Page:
On the Waterfront
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2 items from 2003


Director Elia Kazan Dies at 94

29 September 2003 | IMDb News

Director Elia Kazan, who helmed A Streetcar Named Desire and won directing Oscars for Gentleman's Agreement and On the Waterfront died Sunday at his home in New York. He had celebrated his 94th birthday on the 7th of this month. Kazan made some of the most important films of the 1950s and worked particularly well with young talent. In Streetcar he introduced Marlon Brando to the world, gave James Dean his major motion picture debut in East of Eden and provided Warren Beatty with his big break in Splendor in the Grass. The child of Greek immigrants, Kazan's first love was the stage and he first gained notoriety with his productions of "A Streetcar Named Desire" and the 1948 first run of Arthur Miller's "Death of a Salesman." In addition to Miller, Kazan worked with many of the greatest playwrights and writers of the 20th century, including Tennessee Williams, John Steinbeck and Thornton Wilder. In 1948 Kazan helped to found Lee Strasberg's Actors' Studio (itself a product of the Group Theater) in New York wherein the "Method" was taught, an acting discipline that brought a heightened realism to film. Despite the organic emotion onscreen, Kazan was frequently criticized for his stage-blocking style in his earlier films, something that dissipated nearly completely with Waterfront. He also worked with Brando on Viva Zapata! (nominated for five Oscars in 1953), and also contributed Baby Doll, and A Face in the Crowd to the 50s. Earlier in the decade, at the height of Communist paranoia, Kazan agreed to testify at hearings before the House Un-American Activities Committee. Kazan admitted to membership in the Communist party in the latter half of the 1930s (mostly from his association with the members of the Group Theater) but earned eternal enmity from many of his colleagues by naming other names as well, including Clifford Odets. When Kazan was presented with a Lifetime Achievement Oscar at the 1999 ceremony, the chill was still felt as Chris Rock ad-libbed that Kazan was "a rat," for which Rock was then, much to his surprise, booed. Though many sat on their hands, Kazan was escorted onstage flanked by Martin Scorsese and Robert De Niro and his brief, addled acceptance ended any more occasion for politics and bad blood. Kazan is survived by his third wife, Frances, and his four children: Christopher, Nicholas, (also a director and screenwriter), Judy, and Katharine. --Prepared by IMDb staff »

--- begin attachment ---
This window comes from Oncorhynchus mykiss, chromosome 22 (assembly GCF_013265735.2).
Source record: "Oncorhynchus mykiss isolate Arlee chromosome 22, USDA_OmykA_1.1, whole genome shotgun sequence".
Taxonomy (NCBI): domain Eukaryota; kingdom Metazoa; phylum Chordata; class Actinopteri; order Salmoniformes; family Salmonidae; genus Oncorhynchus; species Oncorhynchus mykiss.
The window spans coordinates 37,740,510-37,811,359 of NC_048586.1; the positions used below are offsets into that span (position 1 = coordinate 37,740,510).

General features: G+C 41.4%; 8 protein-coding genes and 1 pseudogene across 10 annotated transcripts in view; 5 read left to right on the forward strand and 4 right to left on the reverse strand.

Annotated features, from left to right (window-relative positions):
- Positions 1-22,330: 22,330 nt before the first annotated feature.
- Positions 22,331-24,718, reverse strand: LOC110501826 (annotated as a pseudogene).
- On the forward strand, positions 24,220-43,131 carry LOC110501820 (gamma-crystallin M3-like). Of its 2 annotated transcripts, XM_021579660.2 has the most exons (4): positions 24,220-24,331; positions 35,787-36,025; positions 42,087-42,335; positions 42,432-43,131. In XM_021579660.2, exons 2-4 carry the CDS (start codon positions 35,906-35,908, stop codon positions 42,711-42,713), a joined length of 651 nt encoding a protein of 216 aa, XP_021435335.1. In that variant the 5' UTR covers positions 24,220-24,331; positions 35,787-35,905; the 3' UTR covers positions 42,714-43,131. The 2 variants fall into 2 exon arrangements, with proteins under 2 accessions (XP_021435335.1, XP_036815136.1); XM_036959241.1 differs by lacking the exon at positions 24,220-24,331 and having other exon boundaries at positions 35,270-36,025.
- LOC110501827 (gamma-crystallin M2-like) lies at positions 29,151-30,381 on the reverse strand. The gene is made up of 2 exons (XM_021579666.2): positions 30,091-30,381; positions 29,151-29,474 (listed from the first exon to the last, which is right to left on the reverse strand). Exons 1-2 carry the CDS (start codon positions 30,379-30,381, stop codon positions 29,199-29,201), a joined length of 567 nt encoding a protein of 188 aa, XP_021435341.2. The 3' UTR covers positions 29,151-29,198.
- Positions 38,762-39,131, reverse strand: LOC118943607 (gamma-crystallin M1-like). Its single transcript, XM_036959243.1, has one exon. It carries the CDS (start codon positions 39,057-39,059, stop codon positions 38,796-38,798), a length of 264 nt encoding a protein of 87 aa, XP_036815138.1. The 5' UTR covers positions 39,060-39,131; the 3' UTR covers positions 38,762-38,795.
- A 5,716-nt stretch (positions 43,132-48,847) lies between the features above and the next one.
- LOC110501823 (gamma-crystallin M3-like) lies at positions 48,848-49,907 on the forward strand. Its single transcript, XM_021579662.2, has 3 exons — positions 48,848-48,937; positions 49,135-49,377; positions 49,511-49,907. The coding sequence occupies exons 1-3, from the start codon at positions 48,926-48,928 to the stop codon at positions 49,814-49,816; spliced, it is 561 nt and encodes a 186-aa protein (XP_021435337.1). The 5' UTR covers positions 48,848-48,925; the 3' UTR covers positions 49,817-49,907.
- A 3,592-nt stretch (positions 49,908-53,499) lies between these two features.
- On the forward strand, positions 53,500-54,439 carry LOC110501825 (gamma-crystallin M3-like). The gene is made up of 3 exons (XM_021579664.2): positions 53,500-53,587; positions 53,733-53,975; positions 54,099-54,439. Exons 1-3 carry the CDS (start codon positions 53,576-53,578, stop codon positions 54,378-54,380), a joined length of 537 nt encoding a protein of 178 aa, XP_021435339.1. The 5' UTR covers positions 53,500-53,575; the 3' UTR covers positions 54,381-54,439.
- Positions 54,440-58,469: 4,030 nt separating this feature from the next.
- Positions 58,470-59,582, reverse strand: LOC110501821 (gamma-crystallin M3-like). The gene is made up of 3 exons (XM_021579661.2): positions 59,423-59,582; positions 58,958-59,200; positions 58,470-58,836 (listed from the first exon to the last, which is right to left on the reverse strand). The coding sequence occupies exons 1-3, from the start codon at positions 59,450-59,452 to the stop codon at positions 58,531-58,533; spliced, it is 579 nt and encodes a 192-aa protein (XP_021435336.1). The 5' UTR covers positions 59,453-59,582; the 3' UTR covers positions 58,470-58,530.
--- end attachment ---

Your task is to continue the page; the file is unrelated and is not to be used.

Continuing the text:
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Elia Kazan dies; directed historic films

29 September 2003 | The Hollywood Reporter | See recent The Hollywood Reporter news »

Elia Kazan, who won Academy Awards for directing Gentleman's Agreement and On the Waterfront and greatly influenced a younger generation of New York-based directors such as Sidney Lumet and Arthur Penn, died at his home Sunday in New York. He was 94. Kazan admitted membership in the Communist Party and cooperated with the House Un-American Activities Committee in 1952, which contributed to the Hollywood Blacklist and made him the target of political opprobrium for decades afterward. In 1999, Kazan was presented an Honorary Award from the Academy of Motion Picture Arts & Sciences "in appreciation of a long, distinguished and unparalleled career during which he has influenced the very nature of filmmaking." However, many in attendance refused to applaud or rise from their seats. He stoically left the stage after only a few perfunctory thanks. »

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2 items from 2003


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